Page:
It’s important to note that, from 1st April 2023, the super-deduction has been replaced with a new temporary allowance, known as ‘full expensing’. This permits companies to fully expense their qualifying capital expenditure on main pool plant and machinery for the subsequent three years, with the allowance applying to the actual cost of the asset, rather than the cost inflated by 30%.
Making the Most of R&D Relief
If you’re a startup diving into Research & Development (R&D), then the SME and RDEC R&D relief schemes should definitely be on your radar! With the SME scheme, you can even get a deduction of 86% of relevant costs. And if, by chance, your SME incurs a trading loss? Well, there are provisions for that too. Remember, there’s a two-year claim window, so ensure you’re on top of your R&D game and maximise these benefits.
More than Just a Lick of Paint
For building repairs and decorating your premises, here’s a year-end treat: deduct these costs from your profits. It’s a straightforward way to reduce taxable income, a wise financial move as the year concludes. So, if you’ve been considering office upgrades or fixing that leaky roof, now’s the time.
The Startup Financial Trifecta
If your startup is part of a larger family of companies, group relief can be a huge advantage. This provision allows companies within the same corporate group to transfer and offset their trading losses and profits – enabling you to share the financial burden at year-end.
However, it’s essential to understand the conditions for group relief eligibility:
- 75% Ownership: To qualify, one company must directly or indirectly hold at least 75% of the ordinary share capital of the other. Alternatively, a third company must hold 75% of both.
- Same Accounting Period: For group relief to be effective, the accounting periods of the surrendering company (the one transferring its losses) and the claiming company (the one offsetting those losses against its profits) must coincide.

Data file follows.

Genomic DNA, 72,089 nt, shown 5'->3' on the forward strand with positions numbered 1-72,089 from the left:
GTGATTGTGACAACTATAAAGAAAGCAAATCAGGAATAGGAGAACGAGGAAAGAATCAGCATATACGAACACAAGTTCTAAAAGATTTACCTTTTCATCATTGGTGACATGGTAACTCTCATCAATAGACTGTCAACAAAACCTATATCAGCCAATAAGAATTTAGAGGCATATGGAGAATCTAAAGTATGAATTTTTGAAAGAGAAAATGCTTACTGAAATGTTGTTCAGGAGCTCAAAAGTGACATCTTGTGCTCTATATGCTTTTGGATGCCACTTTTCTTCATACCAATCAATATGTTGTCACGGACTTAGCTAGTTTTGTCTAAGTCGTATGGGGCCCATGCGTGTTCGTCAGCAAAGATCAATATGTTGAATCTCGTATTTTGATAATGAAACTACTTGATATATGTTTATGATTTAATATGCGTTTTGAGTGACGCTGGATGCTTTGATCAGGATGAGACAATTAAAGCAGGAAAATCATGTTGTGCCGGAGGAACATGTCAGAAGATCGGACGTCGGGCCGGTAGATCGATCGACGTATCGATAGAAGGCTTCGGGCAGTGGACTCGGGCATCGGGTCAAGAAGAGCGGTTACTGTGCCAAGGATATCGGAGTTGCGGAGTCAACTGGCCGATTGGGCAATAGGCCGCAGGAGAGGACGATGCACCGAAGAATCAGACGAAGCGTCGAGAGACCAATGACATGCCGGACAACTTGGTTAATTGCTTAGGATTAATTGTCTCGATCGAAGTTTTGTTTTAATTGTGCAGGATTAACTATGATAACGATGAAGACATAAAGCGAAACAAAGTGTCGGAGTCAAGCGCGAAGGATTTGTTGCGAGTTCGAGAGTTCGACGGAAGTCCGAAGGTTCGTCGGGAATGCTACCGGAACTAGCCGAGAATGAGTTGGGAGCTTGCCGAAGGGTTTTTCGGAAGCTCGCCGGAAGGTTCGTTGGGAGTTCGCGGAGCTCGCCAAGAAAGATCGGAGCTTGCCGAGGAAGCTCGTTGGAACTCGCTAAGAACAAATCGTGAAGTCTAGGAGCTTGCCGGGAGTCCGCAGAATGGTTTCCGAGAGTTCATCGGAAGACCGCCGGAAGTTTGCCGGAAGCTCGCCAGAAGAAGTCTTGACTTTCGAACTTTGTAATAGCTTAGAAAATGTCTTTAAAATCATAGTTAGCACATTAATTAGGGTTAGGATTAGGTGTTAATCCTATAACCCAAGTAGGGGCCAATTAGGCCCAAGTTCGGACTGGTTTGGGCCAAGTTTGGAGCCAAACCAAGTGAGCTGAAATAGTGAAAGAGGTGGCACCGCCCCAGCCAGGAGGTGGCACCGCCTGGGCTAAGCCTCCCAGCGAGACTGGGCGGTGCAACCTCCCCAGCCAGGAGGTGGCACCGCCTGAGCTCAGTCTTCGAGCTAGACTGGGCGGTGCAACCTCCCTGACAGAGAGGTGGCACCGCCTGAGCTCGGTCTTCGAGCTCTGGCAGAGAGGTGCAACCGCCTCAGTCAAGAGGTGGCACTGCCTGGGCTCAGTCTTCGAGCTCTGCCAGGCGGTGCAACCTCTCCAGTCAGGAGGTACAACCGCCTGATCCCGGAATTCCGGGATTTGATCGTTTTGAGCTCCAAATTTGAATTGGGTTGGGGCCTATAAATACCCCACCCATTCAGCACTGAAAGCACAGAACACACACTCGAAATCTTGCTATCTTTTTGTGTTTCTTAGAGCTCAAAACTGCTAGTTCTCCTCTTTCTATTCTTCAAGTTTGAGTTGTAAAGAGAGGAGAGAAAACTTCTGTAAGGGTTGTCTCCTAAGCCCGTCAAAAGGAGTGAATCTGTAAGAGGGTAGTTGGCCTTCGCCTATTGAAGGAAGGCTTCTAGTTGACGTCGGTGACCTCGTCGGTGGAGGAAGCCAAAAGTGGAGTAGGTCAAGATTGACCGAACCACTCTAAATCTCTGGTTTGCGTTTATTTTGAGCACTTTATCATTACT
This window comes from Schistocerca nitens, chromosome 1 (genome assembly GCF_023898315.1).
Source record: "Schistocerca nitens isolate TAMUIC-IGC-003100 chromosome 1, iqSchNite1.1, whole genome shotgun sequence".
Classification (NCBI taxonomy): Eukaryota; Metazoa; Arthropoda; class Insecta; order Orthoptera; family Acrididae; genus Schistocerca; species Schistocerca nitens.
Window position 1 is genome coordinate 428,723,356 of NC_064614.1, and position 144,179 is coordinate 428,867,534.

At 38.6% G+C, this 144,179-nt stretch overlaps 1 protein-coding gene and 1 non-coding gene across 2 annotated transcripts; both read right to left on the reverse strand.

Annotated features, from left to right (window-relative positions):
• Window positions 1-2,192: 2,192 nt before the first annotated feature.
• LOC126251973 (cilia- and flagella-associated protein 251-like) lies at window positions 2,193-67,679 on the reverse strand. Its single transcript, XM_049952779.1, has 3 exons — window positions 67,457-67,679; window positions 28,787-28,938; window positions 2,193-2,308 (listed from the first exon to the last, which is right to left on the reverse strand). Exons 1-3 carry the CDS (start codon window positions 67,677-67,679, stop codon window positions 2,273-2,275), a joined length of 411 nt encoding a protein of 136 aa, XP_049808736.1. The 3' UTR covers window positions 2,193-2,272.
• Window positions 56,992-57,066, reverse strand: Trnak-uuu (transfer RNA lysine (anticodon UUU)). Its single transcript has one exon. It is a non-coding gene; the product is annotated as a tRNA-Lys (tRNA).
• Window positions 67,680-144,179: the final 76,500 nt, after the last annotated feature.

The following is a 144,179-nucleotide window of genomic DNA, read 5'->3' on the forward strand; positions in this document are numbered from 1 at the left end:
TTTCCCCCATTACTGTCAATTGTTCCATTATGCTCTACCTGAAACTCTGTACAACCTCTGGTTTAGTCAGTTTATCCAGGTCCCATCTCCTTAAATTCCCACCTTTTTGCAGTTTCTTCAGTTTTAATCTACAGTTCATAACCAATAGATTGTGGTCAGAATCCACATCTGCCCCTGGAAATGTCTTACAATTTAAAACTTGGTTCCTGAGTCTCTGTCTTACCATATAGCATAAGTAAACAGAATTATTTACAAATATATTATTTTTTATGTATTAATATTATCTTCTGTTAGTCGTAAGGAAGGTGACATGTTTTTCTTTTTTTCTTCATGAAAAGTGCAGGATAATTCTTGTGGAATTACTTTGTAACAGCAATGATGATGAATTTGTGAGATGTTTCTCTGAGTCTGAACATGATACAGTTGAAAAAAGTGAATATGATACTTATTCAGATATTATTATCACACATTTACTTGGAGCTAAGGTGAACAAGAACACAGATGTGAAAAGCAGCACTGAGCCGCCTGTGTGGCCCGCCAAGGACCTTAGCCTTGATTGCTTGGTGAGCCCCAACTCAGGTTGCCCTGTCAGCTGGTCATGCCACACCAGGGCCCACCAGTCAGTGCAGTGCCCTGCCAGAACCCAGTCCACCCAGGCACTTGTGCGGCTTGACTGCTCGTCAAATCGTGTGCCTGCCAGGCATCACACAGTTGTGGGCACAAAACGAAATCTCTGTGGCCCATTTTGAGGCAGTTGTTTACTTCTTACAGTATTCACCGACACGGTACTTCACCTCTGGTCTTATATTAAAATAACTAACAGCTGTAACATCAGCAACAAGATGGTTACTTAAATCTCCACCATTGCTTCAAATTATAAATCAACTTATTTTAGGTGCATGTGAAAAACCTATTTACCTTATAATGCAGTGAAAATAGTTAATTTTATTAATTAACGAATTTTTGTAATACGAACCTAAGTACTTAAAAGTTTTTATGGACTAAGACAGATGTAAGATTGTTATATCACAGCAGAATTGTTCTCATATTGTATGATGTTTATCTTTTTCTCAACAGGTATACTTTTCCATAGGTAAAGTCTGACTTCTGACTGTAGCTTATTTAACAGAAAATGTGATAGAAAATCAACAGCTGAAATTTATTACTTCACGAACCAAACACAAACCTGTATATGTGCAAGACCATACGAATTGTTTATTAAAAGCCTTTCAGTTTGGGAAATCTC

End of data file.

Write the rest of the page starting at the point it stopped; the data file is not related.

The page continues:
- Residence: To benefit from this provision, both companies involved must either be UK residents, or, if they’re non-resident, they should be trading through a permanent UK establishment.
- Loss Availability: The losses being transferred must be available to the surrendering company, meaning they should not have already been relieved against its own profits.
- Group Continuity: Importantly, for a valid claim to be made, the companies must be members of the same group – both at the time the loss was incurred, and at the time of the claim.
If your startup has been passing around resources, assets, or services within the group, you’re dealing with intercompany transactions. The key here? Keep it fair. Transactions should be treated as if they’re between total strangers to keep HMRC content. Before the year shuts its doors, give these transactions a once-over to ensure they’re above board and properly documented.
And That Tricky Director’s Loan Account!
Now, the Director’s Loan Account can be quite useful. It allows founders or directors to temporarily borrow from or lend to the company. However, ideally, you don’t want the company owing you money – or vice versa – at year-end. If the company owes you, make sure it repays you within nine months after the year-end to avoid extra taxes. If you owe the company, try your best to repay it within the same timeframe to avoid any unexpected tax complications.
Closing Year-End Thoughts
As the end of the year approaches, and as the leaves begin to fall, remember that tax planning isn’t just an obligatory chore. It’s an opportunity to lay the groundwork for your startup’s success in the coming year. So, while you’re enjoying those crisp autumn walks and pumpkin-spiced lattes, take a moment to reflect on your financial strategy – and watch your business flourish in the seasons to come.
Stay tuned for our upcoming post on individual tax planning tips – more valuable insights are on the way!
Need personalised advice? Don’t let year-end tax planning cast a chill over the rest of 2023. Reach out to us today at Standard Ledger and book your free call with our Founding UK Director, Elliott Gaspar!